British Airways is suspending flights to Sierra Leone and Liberia, both African nations stricken by the Ebola virus. The decision to suspend flights will cut off the only direct flights between Britain and the Ebola-infected area of west Africa.
The carrier operates a direct flight four times a week from London to Sierra Leone and on to Liberia, but that route will be suspended “due to the deteriorating public health situation in both countries.” The Telegraph reports that the suspension follows warnings over the weekend from the World Health Organization about the epidemic.
Ebola has killed nearly 900 people in the countries since February, and is spreading faster than it can be controlled. British Airways’ decision to suspend flights is not surprising, given the nature of Ebola and its potential mortality rate of 90 percent. The airline sent a statement to travel companies Tuesday, saying:
“British Airways services from London Heathrow to Freetown in Monrovia will be temporarily suspended from tomorrow, 6 August until 31 August 2014, due to the deteriorating public health situation in both countries.”
A spokesman for the airline added in a statement to ITV News, “The safety of our customers, crew and ground teams is always our top priority and we will keep the route under constant review in the coming weeks.” Customers who already purchased tickets for the suspended flights can receive a full refund and re-book their flights to a later date, notes the Washington Post.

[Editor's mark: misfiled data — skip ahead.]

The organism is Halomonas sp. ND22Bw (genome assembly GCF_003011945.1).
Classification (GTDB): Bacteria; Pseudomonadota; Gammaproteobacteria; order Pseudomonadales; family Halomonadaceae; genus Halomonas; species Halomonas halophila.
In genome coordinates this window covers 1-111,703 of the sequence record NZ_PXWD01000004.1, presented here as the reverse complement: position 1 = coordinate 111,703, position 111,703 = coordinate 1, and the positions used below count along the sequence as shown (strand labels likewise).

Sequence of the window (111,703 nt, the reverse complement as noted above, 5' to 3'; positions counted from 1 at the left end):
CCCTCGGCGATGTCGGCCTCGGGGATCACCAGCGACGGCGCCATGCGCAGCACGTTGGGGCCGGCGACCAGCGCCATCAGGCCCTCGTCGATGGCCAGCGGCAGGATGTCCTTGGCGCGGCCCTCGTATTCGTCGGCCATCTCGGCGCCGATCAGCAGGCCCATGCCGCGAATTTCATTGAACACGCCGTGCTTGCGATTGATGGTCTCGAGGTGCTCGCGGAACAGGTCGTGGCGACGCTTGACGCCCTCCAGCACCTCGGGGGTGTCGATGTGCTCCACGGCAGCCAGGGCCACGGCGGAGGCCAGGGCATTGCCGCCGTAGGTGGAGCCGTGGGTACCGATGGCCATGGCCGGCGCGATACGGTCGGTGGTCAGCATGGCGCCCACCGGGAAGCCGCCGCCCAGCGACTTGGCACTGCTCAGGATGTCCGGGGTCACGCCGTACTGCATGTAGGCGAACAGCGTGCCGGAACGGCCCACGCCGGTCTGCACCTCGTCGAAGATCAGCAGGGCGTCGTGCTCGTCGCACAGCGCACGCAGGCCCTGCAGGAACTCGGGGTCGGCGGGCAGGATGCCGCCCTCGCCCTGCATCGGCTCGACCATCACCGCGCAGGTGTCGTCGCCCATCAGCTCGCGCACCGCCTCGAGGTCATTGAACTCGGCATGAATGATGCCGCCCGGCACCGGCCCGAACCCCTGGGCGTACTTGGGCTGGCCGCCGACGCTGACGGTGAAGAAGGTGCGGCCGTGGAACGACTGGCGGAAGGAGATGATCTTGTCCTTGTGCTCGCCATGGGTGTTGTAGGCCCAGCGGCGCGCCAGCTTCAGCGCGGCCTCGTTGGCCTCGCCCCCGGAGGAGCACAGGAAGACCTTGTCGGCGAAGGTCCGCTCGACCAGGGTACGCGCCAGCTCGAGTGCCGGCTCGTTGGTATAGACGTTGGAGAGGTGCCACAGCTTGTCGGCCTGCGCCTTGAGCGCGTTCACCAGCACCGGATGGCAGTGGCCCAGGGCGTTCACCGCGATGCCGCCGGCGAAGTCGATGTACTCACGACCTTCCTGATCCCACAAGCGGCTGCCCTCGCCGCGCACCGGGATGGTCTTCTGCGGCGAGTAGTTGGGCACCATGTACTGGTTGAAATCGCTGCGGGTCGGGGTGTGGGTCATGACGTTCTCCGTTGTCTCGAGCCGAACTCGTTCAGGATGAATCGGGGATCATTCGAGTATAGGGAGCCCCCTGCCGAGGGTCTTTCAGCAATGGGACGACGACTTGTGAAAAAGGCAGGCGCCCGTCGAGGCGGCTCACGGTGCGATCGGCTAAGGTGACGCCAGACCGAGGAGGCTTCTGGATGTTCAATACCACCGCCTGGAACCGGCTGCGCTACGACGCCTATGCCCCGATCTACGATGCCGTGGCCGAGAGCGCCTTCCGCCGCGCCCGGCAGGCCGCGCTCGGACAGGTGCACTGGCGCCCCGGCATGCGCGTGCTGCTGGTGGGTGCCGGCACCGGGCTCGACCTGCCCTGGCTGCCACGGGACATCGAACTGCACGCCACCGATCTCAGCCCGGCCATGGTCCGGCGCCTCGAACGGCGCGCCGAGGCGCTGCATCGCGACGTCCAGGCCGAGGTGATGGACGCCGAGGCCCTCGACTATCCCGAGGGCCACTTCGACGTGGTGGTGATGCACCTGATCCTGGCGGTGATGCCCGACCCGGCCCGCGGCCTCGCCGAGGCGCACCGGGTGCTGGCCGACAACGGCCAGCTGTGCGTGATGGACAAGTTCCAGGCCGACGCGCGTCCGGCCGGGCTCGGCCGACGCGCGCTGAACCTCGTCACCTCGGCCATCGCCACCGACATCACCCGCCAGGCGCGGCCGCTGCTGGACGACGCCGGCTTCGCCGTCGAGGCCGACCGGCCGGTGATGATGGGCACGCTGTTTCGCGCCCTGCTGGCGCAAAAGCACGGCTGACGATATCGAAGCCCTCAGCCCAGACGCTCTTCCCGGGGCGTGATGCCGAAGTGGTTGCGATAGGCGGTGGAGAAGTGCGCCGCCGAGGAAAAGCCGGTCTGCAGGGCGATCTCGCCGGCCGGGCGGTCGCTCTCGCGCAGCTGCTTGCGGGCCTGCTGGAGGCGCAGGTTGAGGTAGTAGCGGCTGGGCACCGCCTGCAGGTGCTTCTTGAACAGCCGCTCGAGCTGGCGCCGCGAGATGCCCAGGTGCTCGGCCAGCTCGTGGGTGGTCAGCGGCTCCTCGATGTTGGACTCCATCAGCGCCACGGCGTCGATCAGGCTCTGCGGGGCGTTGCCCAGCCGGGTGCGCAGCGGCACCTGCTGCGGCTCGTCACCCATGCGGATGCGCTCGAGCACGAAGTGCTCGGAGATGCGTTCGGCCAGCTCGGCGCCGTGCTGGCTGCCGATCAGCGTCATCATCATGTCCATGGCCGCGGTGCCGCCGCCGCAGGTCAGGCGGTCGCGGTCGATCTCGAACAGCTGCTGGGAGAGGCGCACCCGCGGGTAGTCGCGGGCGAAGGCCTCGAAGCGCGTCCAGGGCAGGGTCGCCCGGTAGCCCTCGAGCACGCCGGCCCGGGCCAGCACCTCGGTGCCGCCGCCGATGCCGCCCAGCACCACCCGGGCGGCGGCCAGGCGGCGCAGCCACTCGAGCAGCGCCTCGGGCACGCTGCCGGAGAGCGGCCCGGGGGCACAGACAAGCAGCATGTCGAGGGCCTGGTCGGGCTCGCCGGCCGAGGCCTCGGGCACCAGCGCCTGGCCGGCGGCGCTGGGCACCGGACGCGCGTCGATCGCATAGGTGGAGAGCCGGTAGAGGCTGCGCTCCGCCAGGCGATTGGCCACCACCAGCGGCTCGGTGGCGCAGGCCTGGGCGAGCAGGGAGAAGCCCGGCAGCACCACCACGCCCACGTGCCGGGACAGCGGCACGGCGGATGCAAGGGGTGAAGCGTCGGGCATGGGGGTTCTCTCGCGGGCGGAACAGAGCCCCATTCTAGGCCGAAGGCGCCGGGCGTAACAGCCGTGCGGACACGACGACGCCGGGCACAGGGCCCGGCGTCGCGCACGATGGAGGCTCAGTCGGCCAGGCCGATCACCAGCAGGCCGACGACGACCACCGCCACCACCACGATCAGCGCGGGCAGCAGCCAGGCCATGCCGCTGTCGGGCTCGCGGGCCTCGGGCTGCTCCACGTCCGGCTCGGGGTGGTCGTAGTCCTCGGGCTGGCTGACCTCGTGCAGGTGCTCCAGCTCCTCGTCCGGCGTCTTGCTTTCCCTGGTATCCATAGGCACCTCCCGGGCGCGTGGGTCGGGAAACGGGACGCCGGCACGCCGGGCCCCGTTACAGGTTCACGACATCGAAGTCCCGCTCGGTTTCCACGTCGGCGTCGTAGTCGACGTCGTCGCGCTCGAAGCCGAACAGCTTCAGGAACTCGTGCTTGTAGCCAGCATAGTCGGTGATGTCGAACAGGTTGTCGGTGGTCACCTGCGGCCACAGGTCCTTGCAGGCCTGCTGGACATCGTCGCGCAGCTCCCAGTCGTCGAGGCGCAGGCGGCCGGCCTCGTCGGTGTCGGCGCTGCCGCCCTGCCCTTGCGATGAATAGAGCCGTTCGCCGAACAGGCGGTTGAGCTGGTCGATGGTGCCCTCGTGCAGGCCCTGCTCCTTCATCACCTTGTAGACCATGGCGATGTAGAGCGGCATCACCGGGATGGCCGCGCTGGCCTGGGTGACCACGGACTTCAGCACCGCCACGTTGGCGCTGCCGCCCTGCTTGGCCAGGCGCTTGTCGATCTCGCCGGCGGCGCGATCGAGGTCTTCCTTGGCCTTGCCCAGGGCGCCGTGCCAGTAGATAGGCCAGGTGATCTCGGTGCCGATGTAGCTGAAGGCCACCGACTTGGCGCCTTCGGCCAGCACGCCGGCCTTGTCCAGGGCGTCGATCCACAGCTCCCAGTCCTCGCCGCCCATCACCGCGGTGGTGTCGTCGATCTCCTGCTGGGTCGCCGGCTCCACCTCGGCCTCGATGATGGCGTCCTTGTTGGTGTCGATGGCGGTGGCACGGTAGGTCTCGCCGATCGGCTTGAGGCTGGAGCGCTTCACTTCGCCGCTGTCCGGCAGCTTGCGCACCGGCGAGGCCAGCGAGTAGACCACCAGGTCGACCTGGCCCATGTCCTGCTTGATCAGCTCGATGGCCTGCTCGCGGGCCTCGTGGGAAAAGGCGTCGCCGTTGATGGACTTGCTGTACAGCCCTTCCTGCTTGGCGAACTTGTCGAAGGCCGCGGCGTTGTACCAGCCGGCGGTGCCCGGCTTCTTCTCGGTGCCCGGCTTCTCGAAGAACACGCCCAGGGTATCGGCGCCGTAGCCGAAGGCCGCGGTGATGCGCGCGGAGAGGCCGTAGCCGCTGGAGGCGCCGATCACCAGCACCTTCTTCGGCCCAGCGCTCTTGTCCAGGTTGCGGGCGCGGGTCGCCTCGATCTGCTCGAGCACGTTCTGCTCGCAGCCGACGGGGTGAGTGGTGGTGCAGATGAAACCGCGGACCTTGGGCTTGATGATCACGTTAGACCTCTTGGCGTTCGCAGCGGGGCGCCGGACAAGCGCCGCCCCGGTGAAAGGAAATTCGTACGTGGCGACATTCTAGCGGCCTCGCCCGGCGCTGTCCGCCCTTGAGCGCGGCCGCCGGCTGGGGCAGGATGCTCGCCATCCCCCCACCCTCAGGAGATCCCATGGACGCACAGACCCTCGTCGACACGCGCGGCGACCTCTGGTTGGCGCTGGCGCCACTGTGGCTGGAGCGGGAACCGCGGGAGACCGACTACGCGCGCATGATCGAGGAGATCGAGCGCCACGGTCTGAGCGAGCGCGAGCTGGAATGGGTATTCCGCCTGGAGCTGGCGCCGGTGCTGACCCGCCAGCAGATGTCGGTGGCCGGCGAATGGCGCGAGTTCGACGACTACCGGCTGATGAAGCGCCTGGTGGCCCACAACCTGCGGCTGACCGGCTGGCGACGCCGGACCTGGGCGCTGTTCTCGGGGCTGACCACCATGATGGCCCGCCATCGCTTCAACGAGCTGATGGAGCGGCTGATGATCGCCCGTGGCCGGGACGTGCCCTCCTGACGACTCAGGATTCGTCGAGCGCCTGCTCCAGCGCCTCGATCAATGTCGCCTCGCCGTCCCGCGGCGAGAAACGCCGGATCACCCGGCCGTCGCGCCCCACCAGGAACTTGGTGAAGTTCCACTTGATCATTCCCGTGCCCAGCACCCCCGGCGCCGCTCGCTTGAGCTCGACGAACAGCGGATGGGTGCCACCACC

The move by British Airways follows that of several other airlines serving the two countries, as well as neighboring Guinea. Emirates Airlines suspended flights to Guinea earlier this month, while Pan-African airlines Arik and ASKY suspended flights to the other Ebola-stricken nations.
The news comes as two American aid workers have been transported by health workers to Atlanta, Georgia for treatment of Ebola. Public Health Wales also stated Tuesday that an individual may have been exposed to the virus while visiting western Africa. That individual is in isolation and is being monitored by health officials.
Health officials also revealed that and American who died of Ebola in Nigeria is believed to have infected at least eight other people with the hemorrhagic fever. Nigeria’s health commissioner, Jide Idris, said that all eight suspected cases have been documented in Lagos. They involved people who had been in contact with the deceased victim, Patrick Sawyer, who held joint United States and Liberian citizenship.
There is no approved treatment or vaccine for Ebola and the action taken by British Airways to suspend flights to Sierra Leone and Liberia could be followed by more international airlines.
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